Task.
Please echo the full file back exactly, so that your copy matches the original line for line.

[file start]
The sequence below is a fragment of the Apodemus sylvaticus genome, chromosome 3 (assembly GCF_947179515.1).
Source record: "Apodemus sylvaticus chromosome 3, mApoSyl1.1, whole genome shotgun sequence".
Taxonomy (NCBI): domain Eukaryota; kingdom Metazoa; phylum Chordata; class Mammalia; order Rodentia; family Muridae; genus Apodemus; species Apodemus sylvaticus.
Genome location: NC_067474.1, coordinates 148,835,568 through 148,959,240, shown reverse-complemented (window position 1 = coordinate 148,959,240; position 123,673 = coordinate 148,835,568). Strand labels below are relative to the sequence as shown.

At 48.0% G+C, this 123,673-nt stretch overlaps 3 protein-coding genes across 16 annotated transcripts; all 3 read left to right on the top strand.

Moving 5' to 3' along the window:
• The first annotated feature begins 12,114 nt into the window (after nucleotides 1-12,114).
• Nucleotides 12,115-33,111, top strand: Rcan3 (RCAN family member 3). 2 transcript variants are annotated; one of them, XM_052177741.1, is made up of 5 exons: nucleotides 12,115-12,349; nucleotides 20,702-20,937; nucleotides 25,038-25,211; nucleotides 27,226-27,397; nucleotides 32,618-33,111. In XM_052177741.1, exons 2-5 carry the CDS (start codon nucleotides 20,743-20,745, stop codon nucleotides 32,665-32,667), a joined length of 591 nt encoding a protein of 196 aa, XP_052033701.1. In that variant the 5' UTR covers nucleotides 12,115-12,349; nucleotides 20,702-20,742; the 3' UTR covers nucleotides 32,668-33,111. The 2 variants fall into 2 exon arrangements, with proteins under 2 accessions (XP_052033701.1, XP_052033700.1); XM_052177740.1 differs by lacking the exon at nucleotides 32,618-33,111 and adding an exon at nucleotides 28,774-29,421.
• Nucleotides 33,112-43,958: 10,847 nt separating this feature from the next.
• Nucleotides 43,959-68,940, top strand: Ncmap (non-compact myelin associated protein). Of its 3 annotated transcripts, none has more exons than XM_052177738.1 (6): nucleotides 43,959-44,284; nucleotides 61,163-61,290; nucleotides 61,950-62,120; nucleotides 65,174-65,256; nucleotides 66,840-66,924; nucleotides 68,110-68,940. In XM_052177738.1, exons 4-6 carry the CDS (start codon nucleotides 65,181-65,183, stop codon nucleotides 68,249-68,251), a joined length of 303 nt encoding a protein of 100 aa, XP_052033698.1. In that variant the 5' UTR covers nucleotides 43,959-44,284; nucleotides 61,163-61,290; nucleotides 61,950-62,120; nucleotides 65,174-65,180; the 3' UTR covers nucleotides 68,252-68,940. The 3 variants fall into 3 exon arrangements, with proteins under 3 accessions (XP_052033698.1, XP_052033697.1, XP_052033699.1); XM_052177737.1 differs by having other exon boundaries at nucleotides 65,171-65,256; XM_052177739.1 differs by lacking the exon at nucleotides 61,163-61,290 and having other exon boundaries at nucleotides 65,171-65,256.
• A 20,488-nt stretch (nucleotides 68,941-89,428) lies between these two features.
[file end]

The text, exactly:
The sequence below is a fragment of the Apodemus sylvaticus genome, chromosome 3 (assembly GCF_947179515.1).
Source record: "Apodemus sylvaticus chromosome 3, mApoSyl1.1, whole genome shotgun sequence".
Taxonomy (NCBI): domain Eukaryota; kingdom Metazoa; phylum Chordata; class Mammalia; order Rodentia; family Muridae; genus Apodemus; species Apodemus sylvaticus.
Genome location: NC_067474.1, coordinates 148,835,568 through 148,959,240, shown reverse-complemented (window position 1 = coordinate 148,959,240; position 123,673 = coordinate 148,835,568). Strand labels below are relative to the sequence as shown.

At 48.0% G+C, this 123,673-nt stretch overlaps 3 protein-coding genes across 16 annotated transcripts; all 3 read left to right on the top strand.

Moving 5' to 3' along the window:
• The first annotated feature begins 12,114 nt into the window (after nucleotides 1-12,114).
• Nucleotides 12,115-33,111, top strand: Rcan3 (RCAN family member 3). 2 transcript variants are annotated; one of them, XM_052177741.1, is made up of 5 exons: nucleotides 12,115-12,349; nucleotides 20,702-20,937; nucleotides 25,038-25,211; nucleotides 27,226-27,397; nucleotides 32,618-33,111. In XM_052177741.1, exons 2-5 carry the CDS (start codon nucleotides 20,743-20,745, stop codon nucleotides 32,665-32,667), a joined length of 591 nt encoding a protein of 196 aa, XP_052033701.1. In that variant the 5' UTR covers nucleotides 12,115-12,349; nucleotides 20,702-20,742; the 3' UTR covers nucleotides 32,668-33,111. The 2 variants fall into 2 exon arrangements, with proteins under 2 accessions (XP_052033701.1, XP_052033700.1); XM_052177740.1 differs by lacking the exon at nucleotides 32,618-33,111 and adding an exon at nucleotides 28,774-29,421.
• Nucleotides 33,112-43,958: 10,847 nt separating this feature from the next.
• Nucleotides 43,959-68,940, top strand: Ncmap (non-compact myelin associated protein). Of its 3 annotated transcripts, none has more exons than XM_052177738.1 (6): nucleotides 43,959-44,284; nucleotides 61,163-61,290; nucleotides 61,950-62,120; nucleotides 65,174-65,256; nucleotides 66,840-66,924; nucleotides 68,110-68,940. In XM_052177738.1, exons 4-6 carry the CDS (start codon nucleotides 65,181-65,183, stop codon nucleotides 68,249-68,251), a joined length of 303 nt encoding a protein of 100 aa, XP_052033698.1. In that variant the 5' UTR covers nucleotides 43,959-44,284; nucleotides 61,163-61,290; nucleotides 61,950-62,120; nucleotides 65,174-65,180; the 3' UTR covers nucleotides 68,252-68,940. The 3 variants fall into 3 exon arrangements, with proteins under 3 accessions (XP_052033698.1, XP_052033697.1, XP_052033699.1); XM_052177737.1 differs by having other exon boundaries at nucleotides 65,171-65,256; XM_052177739.1 differs by lacking the exon at nucleotides 61,163-61,290 and having other exon boundaries at nucleotides 65,171-65,256.
• A 20,488-nt stretch (nucleotides 68,941-89,428) lies between these two features.